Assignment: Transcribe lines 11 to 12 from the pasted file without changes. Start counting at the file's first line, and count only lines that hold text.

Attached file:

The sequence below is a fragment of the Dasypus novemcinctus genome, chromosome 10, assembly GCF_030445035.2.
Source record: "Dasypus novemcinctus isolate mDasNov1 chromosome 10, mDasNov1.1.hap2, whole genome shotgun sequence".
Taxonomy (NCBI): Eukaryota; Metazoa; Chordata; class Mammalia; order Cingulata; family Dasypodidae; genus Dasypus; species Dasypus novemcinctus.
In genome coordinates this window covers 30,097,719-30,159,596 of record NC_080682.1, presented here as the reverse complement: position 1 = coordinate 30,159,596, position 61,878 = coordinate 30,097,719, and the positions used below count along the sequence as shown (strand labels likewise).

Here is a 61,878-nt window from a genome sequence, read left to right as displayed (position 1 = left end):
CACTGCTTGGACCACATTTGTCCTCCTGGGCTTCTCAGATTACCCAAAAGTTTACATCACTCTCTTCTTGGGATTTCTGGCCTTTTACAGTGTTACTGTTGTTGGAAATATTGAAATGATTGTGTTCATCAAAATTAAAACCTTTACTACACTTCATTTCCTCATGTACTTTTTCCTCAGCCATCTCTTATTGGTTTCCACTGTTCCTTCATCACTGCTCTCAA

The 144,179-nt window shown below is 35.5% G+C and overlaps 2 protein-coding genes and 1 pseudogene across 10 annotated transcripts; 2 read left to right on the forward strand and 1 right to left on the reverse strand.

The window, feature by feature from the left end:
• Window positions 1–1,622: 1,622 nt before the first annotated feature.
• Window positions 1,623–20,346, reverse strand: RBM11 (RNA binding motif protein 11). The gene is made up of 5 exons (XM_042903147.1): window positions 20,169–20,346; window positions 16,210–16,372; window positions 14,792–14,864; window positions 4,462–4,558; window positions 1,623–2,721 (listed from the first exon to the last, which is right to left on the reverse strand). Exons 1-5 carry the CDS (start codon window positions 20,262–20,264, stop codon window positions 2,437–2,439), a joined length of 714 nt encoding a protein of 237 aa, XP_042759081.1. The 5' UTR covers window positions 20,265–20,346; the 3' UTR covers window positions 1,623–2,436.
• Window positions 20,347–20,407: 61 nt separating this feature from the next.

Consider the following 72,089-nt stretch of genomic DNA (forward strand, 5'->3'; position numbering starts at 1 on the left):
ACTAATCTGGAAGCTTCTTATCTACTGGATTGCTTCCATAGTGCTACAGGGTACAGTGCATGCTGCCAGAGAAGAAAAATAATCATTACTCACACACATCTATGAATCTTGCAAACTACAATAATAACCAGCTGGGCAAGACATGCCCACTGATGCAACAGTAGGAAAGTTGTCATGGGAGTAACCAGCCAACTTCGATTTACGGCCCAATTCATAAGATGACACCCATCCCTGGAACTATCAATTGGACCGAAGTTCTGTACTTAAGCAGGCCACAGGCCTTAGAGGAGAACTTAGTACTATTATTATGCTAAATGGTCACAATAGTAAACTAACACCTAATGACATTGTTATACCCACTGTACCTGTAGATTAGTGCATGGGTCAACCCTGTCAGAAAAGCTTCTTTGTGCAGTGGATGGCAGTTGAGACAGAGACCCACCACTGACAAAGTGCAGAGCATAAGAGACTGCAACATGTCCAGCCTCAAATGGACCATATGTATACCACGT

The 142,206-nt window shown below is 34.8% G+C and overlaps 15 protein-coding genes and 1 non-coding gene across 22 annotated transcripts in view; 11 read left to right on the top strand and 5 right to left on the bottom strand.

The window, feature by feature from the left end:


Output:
• Window positions 20,347–20,407: 61 nt separating this feature from the next.

Consider the following 72,089-nt stretch of genomic DNA (forward strand, 5'->3'; position numbering starts at 1 on the left):